Bona fide factors include:
education, training, or experience;
a seniority system;
a merit system;
a system that measures earnings by quantity or quality of production; or
a regional difference in compensation levels.
A differential based in good faith on a local government minimum wage law is also a defense. An employee's previous wage or salary history is not a defense.
References are changed from "sex" to "gender," "wage" is changed to "compensation," and compensation is defined to include benefits. Language referring to "males" and "females" is deleted.
Career Advancement Opportunities.
Limiting or depriving an employee of career advancement opportunities based on gender is prohibited, including by failing to announce or provide access to career advancement opportunities, or failing to provide training that is under the employer's control. Employer defenses are the same as for EPA defenses except that the defenses based on regional compensation differences or a minimum wage ordinance do not apply.
An employer may not engage in the following practices:
require employee nondisclosure of wages as a condition of employment;
require an employee to sign a document that prevents the employee from disclosing his or her wages; or
retaliate against an employee for:
inquiring about, disclosing, comparing, or otherwise discussing the employee's wages or the wages of another employee;
asking the employer to provide a reason for the employee's wages or lack of opportunity for advancement; or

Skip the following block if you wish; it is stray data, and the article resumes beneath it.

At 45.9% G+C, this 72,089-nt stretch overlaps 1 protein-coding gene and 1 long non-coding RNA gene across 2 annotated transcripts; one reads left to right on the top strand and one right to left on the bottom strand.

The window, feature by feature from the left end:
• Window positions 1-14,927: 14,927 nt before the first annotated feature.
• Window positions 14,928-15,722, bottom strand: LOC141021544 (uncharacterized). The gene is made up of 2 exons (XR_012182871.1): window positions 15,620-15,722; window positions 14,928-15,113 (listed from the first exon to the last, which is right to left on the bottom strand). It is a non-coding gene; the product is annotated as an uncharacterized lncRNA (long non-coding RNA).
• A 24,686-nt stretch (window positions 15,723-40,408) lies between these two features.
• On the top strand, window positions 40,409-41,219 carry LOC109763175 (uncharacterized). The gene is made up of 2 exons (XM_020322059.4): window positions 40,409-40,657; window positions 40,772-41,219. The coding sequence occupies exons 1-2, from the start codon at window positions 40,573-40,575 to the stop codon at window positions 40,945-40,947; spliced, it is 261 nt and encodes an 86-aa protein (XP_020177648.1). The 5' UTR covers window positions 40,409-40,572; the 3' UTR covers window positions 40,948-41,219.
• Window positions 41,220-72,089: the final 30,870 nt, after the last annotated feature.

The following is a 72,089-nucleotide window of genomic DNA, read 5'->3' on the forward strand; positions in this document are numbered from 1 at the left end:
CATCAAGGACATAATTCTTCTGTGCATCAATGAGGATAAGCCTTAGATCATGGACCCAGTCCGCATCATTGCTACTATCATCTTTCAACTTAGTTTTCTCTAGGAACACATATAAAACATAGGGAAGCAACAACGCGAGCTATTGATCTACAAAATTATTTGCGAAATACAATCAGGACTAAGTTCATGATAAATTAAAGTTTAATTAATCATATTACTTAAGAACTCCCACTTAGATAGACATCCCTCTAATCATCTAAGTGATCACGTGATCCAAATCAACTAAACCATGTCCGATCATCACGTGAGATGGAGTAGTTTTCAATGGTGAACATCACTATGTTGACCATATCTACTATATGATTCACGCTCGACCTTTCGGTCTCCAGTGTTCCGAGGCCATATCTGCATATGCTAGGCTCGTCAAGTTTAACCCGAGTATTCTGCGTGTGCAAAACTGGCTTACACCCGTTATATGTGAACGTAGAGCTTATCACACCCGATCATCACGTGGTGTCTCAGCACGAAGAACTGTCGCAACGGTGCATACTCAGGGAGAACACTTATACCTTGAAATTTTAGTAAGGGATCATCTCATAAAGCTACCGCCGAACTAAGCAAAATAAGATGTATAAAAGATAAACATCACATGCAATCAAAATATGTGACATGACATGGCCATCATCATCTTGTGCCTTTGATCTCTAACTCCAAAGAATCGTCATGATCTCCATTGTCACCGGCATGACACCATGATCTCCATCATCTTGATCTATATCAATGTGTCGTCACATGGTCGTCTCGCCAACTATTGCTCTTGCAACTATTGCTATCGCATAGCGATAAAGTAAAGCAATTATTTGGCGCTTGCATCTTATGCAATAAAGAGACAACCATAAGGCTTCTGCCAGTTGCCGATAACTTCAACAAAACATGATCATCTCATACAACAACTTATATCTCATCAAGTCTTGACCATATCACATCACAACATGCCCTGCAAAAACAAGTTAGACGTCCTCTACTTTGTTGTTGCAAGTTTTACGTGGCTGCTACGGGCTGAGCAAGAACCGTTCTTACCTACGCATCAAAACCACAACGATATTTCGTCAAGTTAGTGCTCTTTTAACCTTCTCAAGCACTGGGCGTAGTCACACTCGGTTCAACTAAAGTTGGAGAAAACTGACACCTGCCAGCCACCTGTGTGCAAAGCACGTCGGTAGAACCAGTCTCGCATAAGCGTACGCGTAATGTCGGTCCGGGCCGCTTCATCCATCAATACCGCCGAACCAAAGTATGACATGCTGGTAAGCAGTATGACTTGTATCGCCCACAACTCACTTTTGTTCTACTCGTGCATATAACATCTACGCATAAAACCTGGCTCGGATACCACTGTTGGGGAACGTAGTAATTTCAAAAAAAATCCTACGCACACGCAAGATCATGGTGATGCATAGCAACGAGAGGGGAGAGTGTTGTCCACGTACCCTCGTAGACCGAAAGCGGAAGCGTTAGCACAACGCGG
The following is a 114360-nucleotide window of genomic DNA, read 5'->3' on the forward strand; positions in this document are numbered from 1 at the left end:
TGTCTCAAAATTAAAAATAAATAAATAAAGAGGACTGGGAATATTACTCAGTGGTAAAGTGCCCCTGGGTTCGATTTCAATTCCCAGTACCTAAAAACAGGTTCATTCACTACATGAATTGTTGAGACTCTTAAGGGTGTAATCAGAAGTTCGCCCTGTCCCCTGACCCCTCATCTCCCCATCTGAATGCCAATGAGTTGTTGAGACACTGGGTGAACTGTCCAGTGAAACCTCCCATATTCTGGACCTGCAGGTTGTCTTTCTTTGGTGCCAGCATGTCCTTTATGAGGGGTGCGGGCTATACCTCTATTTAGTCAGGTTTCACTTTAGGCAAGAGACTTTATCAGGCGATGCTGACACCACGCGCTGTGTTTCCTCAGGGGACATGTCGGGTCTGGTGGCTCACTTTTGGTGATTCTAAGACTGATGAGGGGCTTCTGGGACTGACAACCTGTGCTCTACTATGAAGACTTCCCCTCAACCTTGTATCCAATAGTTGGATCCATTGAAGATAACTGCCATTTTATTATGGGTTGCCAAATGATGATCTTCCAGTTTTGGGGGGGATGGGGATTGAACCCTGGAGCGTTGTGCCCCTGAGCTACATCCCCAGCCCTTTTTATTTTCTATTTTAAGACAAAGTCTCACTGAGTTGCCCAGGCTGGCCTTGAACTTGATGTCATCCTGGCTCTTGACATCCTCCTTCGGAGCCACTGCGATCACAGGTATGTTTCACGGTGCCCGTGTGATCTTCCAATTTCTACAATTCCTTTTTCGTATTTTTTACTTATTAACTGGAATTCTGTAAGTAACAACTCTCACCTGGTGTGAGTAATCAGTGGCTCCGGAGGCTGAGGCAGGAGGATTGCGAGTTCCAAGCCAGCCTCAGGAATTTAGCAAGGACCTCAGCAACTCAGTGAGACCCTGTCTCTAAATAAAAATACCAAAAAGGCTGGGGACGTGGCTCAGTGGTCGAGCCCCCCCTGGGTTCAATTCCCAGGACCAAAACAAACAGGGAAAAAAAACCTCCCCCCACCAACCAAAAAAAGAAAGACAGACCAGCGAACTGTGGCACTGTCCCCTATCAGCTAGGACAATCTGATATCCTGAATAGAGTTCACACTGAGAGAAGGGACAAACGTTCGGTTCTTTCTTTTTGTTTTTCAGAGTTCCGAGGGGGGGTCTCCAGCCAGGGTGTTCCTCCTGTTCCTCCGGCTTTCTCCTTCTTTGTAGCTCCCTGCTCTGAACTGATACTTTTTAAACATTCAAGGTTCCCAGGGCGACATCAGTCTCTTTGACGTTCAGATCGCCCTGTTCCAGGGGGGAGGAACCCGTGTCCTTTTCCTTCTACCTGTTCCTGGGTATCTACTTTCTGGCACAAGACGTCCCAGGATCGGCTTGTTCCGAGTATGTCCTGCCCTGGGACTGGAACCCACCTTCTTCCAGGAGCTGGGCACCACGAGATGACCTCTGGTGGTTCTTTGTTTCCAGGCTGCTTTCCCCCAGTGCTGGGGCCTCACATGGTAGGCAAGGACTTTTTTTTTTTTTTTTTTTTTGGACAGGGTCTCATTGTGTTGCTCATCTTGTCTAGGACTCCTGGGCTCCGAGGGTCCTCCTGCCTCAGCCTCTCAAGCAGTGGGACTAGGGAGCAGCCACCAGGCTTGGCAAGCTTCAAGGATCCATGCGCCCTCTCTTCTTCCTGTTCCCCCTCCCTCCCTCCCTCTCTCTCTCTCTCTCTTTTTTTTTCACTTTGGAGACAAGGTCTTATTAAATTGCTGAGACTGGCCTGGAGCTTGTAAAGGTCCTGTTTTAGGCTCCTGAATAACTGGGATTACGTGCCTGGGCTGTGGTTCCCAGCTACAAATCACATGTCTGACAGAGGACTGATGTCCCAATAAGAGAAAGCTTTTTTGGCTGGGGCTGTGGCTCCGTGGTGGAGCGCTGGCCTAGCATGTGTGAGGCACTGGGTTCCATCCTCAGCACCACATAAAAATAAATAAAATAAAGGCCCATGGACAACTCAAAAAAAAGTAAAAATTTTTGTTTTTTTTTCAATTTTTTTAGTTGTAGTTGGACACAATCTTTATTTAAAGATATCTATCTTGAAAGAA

aiding or encouraging an employee to exercise their rights.
An employer may prohibit an employee who has access to the compensation of others as part of the employee's essential job functions from disclosing wages of others, with some exceptions. The provisions do not allow an employee to violate the WISHA. An employee is not required to disclose the employee's compensation.
An employer may not discharge or otherwise discriminate against an employee for filing a complaint or taking other specified actions under the EPA, or the career advancement opportunities or wage discussions provisions.
An employee may file a complaint with the Department of Labor and Industries (Department), and the Department must investigate complaints. The Director of the Department (Director), upon complaint, may also initiate an investigation. If the Director determines a violation occurred, the Director must attempt to resolve the violation by conference and conciliation. If the issue is not resolved, the Director may issue a citation to the employer. In addition, a private cause of action is available for the career advancement, wage discussion, and retaliation provisions, in addition to the EPA.
With respect to career advancement opportunity violations, the employee is entitled to administrative and judicial remedies if it is determined that the employer committed a pattern of violations as to an employee or committed a violation through application of a formal or informal employer policy or practice.
The Director or the court may order actual damages; statutory damages equal to the actual damages or $5,000, whichever is greater; and interest. Costs and reasonable attorneys' fees are available on appeal from the Director's determination and in a civil action. Any wages and interest owed must be calculated from four years before the administrative complaint or the civil action was instituted. The Director may also impose a civil penalty of not more than $200 for a first violation and the greater of $1,000 or 10 percent of damages for a repeat violation, payment for the cost of the Department's investigation and enforcement, and any other appropriate relief. The court may also order reinstatement and injunctive relief.
Rule-making by the Department regarding most provisions is authorized.